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How I'm Writing My Next Screenplay (And You Can Too!)

03.2.13 @ 11:47AM Tags : , , ,

At the beginning of 2013, I wrote about 6 things I’m doing to write my best screenplay ever this year (and you can too!). I thought it would get my usual small number of hits, disappear under the camera posts, and I’d move on to writing more posts about successful screenwriters and their words of wisdom. But I was wrong. While the post didn’t generate nearly as much traffic as our more popular camera posts, a lot of you read it and passed it around, making it one of my more popular posts, so thank you. Two months into the year, and based on the success of that post, I thought I would share with you my progress and delve into my own screenwriting process.

The Initial Idea

If you’re like me, you’re constantly evaluating stories you hear on the news or in magazines or simply random thoughts in your head to see if they would make a good movie. More often than not, I can discard a story idea because I’ve already seen that movie before and this idea/story doesn’t offer a fresh spin on it, or the idea doesn’t lend itself to a 90-minute to 2-hour storyline (i.e. a funny anecdote may be great to entertain your friends at a party for ten minutes, but nobody wants to sit through the hour-and-a-half version of that anecdote).

Every once in a while, the kernel of an idea will stick with me, but the story won’t have emerged. If the idea won’t let go, inevitably a combination of “what-if” scenarios will soon start dancing around that idea, looking for a good pairing (and mixing metaphors). More often than not, the scenarios in which I can relate to the story from personal experience tend to come together with the initial idea.

For the current screenplay I am writing, the initial idea was an actual event in my life — something a bit shocking, but merely an anecdote, not a story by itself (my apologies for being vague about the details — I’m not quite ready to unveil the story to the world). After several months of thinking about the incident and my reaction to it, I knew the incident itself wasn’t a story, but I realized that it could set up a story that would allow me to explore the growth of a protagonist facing a worst-case scenario over the course of a feature-length film. I also realized that I could explore the intersecting story lines of two of the supporting characters grappling with their own worst-case scenarios and contrast their story arcs with the protagonist in ways that I thought would make the overall storytelling richer.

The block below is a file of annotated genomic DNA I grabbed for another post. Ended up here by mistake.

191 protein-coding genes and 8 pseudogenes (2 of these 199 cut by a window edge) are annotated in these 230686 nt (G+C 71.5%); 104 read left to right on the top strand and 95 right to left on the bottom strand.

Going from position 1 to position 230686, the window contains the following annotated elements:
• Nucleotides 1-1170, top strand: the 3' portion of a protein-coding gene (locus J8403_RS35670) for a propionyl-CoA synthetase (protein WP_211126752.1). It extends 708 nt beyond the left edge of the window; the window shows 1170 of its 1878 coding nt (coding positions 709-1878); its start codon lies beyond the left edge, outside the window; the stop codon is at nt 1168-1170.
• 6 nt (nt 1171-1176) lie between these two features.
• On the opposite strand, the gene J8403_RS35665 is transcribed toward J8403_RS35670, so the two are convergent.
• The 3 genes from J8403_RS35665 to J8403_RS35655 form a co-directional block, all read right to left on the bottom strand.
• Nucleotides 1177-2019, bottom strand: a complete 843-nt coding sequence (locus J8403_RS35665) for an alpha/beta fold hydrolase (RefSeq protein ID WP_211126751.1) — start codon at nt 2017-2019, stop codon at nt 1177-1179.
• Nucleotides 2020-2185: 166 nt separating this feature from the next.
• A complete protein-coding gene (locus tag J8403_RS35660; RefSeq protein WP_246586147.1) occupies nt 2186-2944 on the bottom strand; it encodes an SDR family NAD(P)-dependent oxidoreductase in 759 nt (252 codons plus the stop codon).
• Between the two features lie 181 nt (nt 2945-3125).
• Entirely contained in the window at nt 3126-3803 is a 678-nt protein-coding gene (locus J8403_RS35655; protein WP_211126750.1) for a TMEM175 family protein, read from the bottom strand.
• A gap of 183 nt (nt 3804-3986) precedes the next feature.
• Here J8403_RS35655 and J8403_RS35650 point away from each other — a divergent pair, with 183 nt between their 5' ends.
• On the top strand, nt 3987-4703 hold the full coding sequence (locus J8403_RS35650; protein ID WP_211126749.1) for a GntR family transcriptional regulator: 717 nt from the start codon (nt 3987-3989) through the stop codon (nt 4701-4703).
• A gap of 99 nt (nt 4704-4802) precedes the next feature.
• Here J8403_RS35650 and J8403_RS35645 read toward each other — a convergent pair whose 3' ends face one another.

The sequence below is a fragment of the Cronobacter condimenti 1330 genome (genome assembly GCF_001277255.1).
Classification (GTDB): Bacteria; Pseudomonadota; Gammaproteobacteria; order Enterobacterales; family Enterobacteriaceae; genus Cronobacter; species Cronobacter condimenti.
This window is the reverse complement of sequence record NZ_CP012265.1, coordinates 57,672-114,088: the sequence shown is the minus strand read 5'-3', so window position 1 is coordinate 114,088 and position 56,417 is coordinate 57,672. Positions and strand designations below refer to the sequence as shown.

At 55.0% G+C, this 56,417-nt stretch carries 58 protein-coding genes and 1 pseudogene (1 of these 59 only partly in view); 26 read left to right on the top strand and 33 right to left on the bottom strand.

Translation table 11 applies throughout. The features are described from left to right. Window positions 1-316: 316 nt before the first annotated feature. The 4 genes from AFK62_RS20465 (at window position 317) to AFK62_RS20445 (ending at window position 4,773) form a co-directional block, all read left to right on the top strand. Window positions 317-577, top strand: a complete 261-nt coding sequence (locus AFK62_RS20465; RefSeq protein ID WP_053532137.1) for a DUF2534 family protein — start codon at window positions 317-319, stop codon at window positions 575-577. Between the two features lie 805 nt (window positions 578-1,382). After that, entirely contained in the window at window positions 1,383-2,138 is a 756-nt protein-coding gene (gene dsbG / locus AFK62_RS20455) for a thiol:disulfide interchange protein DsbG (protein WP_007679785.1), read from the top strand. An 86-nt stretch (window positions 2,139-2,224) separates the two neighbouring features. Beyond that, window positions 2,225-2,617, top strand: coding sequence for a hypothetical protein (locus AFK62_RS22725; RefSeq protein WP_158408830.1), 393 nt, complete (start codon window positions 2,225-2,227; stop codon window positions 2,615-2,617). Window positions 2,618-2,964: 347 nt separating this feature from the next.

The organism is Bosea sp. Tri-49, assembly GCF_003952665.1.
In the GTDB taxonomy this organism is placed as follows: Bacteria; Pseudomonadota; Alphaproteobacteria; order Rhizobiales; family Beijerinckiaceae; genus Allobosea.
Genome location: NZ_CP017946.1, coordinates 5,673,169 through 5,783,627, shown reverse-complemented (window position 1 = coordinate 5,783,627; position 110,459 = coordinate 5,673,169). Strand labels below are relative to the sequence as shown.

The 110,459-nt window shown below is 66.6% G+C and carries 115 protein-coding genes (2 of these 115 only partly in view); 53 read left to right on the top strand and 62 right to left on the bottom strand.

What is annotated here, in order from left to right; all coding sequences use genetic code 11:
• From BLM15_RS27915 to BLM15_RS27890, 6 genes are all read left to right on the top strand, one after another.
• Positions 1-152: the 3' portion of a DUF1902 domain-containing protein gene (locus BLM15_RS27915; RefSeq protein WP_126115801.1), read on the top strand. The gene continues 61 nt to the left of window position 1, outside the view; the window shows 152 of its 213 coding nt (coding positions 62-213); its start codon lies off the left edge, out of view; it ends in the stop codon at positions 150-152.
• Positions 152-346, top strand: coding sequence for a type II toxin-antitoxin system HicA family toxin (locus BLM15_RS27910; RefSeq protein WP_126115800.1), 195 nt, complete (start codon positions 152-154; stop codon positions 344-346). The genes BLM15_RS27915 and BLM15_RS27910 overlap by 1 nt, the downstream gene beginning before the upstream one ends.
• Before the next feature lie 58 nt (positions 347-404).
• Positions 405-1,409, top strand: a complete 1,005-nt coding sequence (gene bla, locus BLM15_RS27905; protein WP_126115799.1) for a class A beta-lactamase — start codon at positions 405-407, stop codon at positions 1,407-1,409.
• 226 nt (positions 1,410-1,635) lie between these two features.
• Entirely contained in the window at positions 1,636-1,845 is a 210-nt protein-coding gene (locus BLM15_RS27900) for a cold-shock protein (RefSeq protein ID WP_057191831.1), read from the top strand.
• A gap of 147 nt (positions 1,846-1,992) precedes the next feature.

The Timeline

While the actual writing of the screenplay from page one to page 100 may go at a steady clip for me, getting to page one takes a long time. To give you a sense of how long this particular story has taken me to craft up until this point, I thought it would be useful to lay out my timeline for you:

  • Fall 2011: The real-life incident
  • May 2012: My initial brainstorming session in Word
  • June – early Sept. 2012: Revisited my initial brainstorming, adding new notes and ideas
  • Mid-Sept. – early Oct. 2012: Outlined three main characters and their journeys
  • Oct. 2012: Beat out the story on index cards
  • Nov. 2012: Brainstormed the tone of the story, watching comparable films
  • Dec. 2012: Brainstormed the relationship between the two main characters, referring to the index cards beats
  • Dec. 2012: Updated story beats on index cards
  • Mid-Dec. 2012 – Jan. 2013: Wrote long-form story treatment
  • Jan. – Feb. 2013: Read comparable screenplays for tone
  • Feb. – early Mar. 2013: Currently writing first draft of the screenplay in Final Draft (approx. 5 pages a day)

That’s where I am so far. Here’s what I plan to do after I finish the first draft of the screenplay in early March: